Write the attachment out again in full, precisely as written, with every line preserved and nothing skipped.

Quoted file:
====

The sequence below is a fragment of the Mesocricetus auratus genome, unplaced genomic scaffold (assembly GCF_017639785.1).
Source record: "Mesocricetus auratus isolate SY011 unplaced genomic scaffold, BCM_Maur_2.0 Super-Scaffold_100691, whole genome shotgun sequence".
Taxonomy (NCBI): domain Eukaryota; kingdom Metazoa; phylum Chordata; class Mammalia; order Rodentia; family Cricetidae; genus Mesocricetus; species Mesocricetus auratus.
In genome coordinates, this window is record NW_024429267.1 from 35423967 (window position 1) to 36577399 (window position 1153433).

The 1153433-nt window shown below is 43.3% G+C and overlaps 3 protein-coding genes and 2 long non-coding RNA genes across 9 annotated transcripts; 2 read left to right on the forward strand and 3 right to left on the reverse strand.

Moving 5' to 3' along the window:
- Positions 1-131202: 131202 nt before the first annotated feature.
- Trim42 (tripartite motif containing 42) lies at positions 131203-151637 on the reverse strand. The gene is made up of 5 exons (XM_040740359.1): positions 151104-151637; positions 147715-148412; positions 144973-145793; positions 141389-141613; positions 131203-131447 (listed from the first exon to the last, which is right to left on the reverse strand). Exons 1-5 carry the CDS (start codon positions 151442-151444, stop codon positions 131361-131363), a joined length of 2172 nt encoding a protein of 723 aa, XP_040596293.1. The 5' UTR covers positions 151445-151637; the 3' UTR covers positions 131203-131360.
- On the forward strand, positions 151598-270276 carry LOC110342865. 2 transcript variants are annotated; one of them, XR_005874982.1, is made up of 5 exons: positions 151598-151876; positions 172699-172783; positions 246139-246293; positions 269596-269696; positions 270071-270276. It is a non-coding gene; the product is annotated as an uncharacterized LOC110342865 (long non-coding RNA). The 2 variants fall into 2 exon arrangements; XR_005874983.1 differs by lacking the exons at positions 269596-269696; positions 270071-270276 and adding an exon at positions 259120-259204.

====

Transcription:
The sequence below is a fragment of the Mesocricetus auratus genome, unplaced genomic scaffold (assembly GCF_017639785.1).
Source record: "Mesocricetus auratus isolate SY011 unplaced genomic scaffold, BCM_Maur_2.0 Super-Scaffold_100691, whole genome shotgun sequence".
Taxonomy (NCBI): domain Eukaryota; kingdom Metazoa; phylum Chordata; class Mammalia; order Rodentia; family Cricetidae; genus Mesocricetus; species Mesocricetus auratus.
In genome coordinates, this window is record NW_024429267.1 from 35423967 (window position 1) to 36577399 (window position 1153433).

The 1153433-nt window shown below is 43.3% G+C and overlaps 3 protein-coding genes and 2 long non-coding RNA genes across 9 annotated transcripts; 2 read left to right on the forward strand and 3 right to left on the reverse strand.

Moving 5' to 3' along the window:
- Positions 1-131202: 131202 nt before the first annotated feature.
- Trim42 (tripartite motif containing 42) lies at positions 131203-151637 on the reverse strand. The gene is made up of 5 exons (XM_040740359.1): positions 151104-151637; positions 147715-148412; positions 144973-145793; positions 141389-141613; positions 131203-131447 (listed from the first exon to the last, which is right to left on the reverse strand). Exons 1-5 carry the CDS (start codon positions 151442-151444, stop codon positions 131361-131363), a joined length of 2172 nt encoding a protein of 723 aa, XP_040596293.1. The 5' UTR covers positions 151445-151637; the 3' UTR covers positions 131203-131360.
- On the forward strand, positions 151598-270276 carry LOC110342865. 2 transcript variants are annotated; one of them, XR_005874982.1, is made up of 5 exons: positions 151598-151876; positions 172699-172783; positions 246139-246293; positions 269596-269696; positions 270071-270276. It is a non-coding gene; the product is annotated as an uncharacterized LOC110342865 (long non-coding RNA). The 2 variants fall into 2 exon arrangements; XR_005874983.1 differs by lacking the exons at positions 269596-269696; positions 270071-270276 and adding an exon at positions 259120-259204.